Friday, April 30, 2010

Data mining

Top 10 algorithms in data mining

Thursday, April 29, 2010

Geo Mail

Geo Mail (it is a mobile link - iPhone, Android, Samsung) provides an email form where you type your message title and body and choose whether you want to include a link to either a scrollable or static Google map or just your latitude and longitude. When you hit the "Send" button GeoMail opens your device's default Email app with the message and location information pre-populated, all you have to do is specify the recipient and send the email.

QR code

You can download application right to your phone with the QR-code above. Or use the following short URL

P.S. Also check out our Geo post mashup here.

Wednesday, April 28, 2010

URL encoding

"This article describes common misconceptions about Uniform Resource Locator (URL) encoding, then attempts to clarify URL encoding for HTTP, before presenting frequent problems and their solutions. While this article is not specific to any programming language, we illustrate the problems in Java and finish by explaining how to fix URL encoding problems in Java, and in a web application at several levels." - see this very useful article here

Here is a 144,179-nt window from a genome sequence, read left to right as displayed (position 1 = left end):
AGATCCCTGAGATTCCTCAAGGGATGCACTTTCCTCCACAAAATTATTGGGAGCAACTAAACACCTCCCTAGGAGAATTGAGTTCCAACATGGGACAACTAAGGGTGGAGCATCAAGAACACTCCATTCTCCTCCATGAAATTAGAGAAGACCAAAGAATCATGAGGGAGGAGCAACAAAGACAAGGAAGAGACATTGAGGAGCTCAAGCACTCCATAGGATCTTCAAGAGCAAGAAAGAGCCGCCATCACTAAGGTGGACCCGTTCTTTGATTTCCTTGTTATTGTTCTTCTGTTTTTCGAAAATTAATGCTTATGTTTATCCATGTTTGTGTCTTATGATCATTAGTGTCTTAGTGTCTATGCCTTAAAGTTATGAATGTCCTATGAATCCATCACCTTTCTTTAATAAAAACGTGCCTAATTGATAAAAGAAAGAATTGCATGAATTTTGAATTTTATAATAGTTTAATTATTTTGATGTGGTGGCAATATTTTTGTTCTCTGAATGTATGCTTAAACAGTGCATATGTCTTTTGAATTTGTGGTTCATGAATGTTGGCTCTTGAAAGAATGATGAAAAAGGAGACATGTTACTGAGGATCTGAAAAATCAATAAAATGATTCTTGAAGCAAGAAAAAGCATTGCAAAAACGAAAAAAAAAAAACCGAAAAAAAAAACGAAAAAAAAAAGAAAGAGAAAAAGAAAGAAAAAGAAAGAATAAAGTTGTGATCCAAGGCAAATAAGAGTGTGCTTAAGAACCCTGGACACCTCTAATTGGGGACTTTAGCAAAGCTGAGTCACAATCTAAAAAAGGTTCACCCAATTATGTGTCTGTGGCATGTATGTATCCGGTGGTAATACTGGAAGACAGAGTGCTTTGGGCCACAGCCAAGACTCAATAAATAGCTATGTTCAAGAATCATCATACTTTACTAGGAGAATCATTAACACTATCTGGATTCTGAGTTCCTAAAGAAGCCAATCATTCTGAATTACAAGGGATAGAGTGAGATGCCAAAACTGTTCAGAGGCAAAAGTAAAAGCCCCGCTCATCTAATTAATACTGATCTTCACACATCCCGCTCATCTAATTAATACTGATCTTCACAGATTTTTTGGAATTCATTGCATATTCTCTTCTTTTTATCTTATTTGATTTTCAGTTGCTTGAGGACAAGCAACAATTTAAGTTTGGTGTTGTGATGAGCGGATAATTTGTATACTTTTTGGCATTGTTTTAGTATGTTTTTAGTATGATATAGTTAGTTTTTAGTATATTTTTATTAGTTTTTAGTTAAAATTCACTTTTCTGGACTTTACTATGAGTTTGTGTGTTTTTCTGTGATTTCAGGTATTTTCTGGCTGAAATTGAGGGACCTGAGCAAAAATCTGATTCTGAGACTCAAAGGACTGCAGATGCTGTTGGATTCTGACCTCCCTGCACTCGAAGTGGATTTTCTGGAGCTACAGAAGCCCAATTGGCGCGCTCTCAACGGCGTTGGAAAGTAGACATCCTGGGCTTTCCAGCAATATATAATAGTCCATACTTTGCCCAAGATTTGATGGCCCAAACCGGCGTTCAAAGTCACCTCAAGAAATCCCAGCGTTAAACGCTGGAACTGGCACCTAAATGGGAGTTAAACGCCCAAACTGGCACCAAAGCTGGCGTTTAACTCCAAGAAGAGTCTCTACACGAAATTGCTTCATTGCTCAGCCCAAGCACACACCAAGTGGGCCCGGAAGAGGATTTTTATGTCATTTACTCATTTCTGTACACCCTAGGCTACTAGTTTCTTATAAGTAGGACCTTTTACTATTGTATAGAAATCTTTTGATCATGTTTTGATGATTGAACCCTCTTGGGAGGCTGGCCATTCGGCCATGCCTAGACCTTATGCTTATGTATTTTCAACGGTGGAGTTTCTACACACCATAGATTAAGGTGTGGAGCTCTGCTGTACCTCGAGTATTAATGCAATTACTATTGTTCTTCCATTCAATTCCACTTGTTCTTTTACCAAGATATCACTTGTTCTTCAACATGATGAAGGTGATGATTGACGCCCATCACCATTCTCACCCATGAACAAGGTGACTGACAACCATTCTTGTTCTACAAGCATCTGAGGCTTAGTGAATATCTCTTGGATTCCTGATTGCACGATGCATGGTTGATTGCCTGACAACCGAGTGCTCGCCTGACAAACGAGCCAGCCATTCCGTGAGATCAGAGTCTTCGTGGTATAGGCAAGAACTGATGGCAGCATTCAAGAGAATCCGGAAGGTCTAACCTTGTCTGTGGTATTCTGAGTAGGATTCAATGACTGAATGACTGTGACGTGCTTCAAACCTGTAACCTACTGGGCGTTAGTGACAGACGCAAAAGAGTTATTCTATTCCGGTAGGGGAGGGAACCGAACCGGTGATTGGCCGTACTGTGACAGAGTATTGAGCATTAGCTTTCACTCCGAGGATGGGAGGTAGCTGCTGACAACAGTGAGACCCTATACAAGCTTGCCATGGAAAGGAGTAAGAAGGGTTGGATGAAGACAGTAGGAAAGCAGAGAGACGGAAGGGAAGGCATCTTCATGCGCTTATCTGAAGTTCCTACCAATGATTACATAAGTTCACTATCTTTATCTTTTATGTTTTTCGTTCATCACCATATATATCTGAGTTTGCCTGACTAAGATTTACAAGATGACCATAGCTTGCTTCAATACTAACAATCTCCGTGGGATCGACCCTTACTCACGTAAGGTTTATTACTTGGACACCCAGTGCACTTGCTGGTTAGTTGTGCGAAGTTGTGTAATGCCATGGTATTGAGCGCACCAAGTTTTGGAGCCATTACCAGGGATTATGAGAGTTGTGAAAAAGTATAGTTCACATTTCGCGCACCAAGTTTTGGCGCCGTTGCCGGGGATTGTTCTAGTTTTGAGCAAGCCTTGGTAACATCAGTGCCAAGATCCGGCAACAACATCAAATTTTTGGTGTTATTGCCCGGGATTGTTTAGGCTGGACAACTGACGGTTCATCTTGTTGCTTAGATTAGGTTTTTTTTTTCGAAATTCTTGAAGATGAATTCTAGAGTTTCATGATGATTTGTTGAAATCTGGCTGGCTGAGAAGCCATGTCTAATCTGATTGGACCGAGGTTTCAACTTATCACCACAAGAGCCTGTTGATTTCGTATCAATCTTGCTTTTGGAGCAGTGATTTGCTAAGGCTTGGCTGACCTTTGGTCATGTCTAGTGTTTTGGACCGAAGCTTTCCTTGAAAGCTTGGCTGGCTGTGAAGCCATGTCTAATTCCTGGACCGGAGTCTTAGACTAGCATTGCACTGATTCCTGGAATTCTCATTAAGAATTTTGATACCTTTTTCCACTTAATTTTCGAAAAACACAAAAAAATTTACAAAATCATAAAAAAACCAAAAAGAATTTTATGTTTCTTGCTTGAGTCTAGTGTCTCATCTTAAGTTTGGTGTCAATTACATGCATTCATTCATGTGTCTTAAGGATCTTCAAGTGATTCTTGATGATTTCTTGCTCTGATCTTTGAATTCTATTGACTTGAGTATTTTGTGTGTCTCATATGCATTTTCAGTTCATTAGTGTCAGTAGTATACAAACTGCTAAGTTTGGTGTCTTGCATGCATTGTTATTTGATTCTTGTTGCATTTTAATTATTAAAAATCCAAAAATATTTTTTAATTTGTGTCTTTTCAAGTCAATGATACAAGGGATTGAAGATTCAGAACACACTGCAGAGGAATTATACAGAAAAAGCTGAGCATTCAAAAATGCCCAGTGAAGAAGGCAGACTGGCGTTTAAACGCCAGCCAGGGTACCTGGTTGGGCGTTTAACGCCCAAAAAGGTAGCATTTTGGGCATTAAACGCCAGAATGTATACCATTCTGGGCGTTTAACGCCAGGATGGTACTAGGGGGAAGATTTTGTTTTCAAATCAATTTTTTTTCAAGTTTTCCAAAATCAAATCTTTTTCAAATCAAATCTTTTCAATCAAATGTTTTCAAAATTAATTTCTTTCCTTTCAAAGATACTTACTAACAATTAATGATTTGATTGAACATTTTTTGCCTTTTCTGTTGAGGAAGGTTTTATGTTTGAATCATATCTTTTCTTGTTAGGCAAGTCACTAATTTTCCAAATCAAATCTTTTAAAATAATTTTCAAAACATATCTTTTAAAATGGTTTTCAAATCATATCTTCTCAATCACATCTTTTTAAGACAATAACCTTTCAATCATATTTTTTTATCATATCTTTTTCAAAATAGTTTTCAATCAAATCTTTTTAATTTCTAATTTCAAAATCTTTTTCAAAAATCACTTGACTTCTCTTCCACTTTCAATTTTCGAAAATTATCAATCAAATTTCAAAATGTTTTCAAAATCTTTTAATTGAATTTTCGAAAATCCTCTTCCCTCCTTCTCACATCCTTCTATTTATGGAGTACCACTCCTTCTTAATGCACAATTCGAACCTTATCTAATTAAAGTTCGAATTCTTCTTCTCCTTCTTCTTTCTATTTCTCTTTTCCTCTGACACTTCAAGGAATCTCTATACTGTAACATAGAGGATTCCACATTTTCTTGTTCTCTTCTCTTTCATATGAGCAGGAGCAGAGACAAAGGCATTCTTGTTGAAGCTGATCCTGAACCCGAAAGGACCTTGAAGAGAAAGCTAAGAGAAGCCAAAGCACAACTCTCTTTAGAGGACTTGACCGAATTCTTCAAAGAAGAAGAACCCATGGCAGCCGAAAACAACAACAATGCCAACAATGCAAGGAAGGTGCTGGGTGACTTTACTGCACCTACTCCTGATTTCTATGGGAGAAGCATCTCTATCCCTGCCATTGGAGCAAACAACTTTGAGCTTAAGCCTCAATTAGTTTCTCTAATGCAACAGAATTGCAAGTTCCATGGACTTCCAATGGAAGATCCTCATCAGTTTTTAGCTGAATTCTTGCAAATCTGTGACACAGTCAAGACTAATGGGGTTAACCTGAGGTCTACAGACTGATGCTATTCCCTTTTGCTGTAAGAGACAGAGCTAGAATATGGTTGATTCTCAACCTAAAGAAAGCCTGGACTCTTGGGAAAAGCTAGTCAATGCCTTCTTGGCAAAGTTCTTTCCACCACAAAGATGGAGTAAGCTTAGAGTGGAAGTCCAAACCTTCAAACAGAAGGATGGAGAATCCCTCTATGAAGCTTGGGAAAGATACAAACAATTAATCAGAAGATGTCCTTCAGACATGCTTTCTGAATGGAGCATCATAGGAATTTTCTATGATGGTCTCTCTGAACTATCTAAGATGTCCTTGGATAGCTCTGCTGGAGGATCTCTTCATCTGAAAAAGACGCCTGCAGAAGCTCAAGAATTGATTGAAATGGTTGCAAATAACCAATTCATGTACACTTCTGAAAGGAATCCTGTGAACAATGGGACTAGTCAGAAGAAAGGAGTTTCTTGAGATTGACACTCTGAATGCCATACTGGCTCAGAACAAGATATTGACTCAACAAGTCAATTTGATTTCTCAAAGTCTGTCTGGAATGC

Location Business Summit

From here

Tuesday, April 27, 2010

Share location info

Mobile mashup Big map has been updated. Mashup implements a new way for sharing location info to mobile users. This web application offers a full screen map with some marker pointing to the current position. Initially marker will be placed automatically but you can of course drag it to the new position. And as soon as you click on it, you will be able to send a link to the map via email and SMS. No registration, no passwords etc. Just send (share) a map. And do it via the standard messaging. Also users can Buzz own locations right from the map.

Also you can bookmark locations in your mobile browser. Just hit a link within the info window. And bookmark the opened page.

Link to mobile web application is: (it is mobile site).

QR code

You can copy this link right to your mobile from QR code on the left. Also you can use this short URL

It works on iPhone, Android and S60 phones.

One possible use case - car parking info

P.S. and static maps for mobile users could be created with the following mashups: Mobile maps and QR map